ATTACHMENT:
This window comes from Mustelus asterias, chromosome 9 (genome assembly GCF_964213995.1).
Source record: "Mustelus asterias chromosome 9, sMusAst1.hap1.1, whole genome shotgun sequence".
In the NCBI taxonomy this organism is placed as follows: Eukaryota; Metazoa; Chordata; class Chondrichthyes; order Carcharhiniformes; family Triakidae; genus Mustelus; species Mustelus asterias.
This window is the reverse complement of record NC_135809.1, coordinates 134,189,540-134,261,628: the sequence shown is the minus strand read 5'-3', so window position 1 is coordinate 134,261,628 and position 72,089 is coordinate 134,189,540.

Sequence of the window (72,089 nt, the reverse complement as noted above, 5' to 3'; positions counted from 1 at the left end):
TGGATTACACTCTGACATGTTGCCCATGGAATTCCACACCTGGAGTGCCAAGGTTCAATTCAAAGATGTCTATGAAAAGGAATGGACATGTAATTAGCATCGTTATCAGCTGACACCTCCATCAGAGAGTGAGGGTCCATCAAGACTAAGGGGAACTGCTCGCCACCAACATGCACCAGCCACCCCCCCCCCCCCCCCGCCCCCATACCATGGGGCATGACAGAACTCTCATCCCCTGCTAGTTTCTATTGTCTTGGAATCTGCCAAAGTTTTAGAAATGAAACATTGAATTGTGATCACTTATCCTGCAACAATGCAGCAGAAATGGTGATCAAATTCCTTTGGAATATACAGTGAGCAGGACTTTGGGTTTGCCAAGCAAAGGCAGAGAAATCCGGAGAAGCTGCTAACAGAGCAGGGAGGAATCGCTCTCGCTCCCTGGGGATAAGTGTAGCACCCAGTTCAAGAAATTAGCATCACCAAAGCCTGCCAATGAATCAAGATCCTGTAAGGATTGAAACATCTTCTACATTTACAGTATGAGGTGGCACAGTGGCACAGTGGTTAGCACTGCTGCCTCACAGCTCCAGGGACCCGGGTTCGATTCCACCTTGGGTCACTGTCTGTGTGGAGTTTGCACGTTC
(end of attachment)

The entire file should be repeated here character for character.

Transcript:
This window comes from Mustelus asterias, chromosome 9 (genome assembly GCF_964213995.1).
Source record: "Mustelus asterias chromosome 9, sMusAst1.hap1.1, whole genome shotgun sequence".
In the NCBI taxonomy this organism is placed as follows: Eukaryota; Metazoa; Chordata; class Chondrichthyes; order Carcharhiniformes; family Triakidae; genus Mustelus; species Mustelus asterias.
This window is the reverse complement of record NC_135809.1, coordinates 134,189,540-134,261,628: the sequence shown is the minus strand read 5'-3', so window position 1 is coordinate 134,261,628 and position 72,089 is coordinate 134,189,540.

Sequence of the window (72,089 nt, the reverse complement as noted above, 5' to 3'; positions counted from 1 at the left end):
TGGATTACACTCTGACATGTTGCCCATGGAATTCCACACCTGGAGTGCCAAGGTTCAATTCAAAGATGTCTATGAAAAGGAATGGACATGTAATTAGCATCGTTATCAGCTGACACCTCCATCAGAGAGTGAGGGTCCATCAAGACTAAGGGGAACTGCTCGCCACCAACATGCACCAGCCACCCCCCCCCCCCCCCCGCCCCCATACCATGGGGCATGACAGAACTCTCATCCCCTGCTAGTTTCTATTGTCTTGGAATCTGCCAAAGTTTTAGAAATGAAACATTGAATTGTGATCACTTATCCTGCAACAATGCAGCAGAAATGGTGATCAAATTCCTTTGGAATATACAGTGAGCAGGACTTTGGGTTTGCCAAGCAAAGGCAGAGAAATCCGGAGAAGCTGCTAACAGAGCAGGGAGGAATCGCTCTCGCTCCCTGGGGATAAGTGTAGCACCCAGTTCAAGAAATTAGCATCACCAAAGCCTGCCAATGAATCAAGATCCTGTAAGGATTGAAACATCTTCTACATTTACAGTATGAGGTGGCACAGTGGCACAGTGGTTAGCACTGCTGCCTCACAGCTCCAGGGACCCGGGTTCGATTCCACCTTGGGTCACTGTCTGTGTGGAGTTTGCACGTTC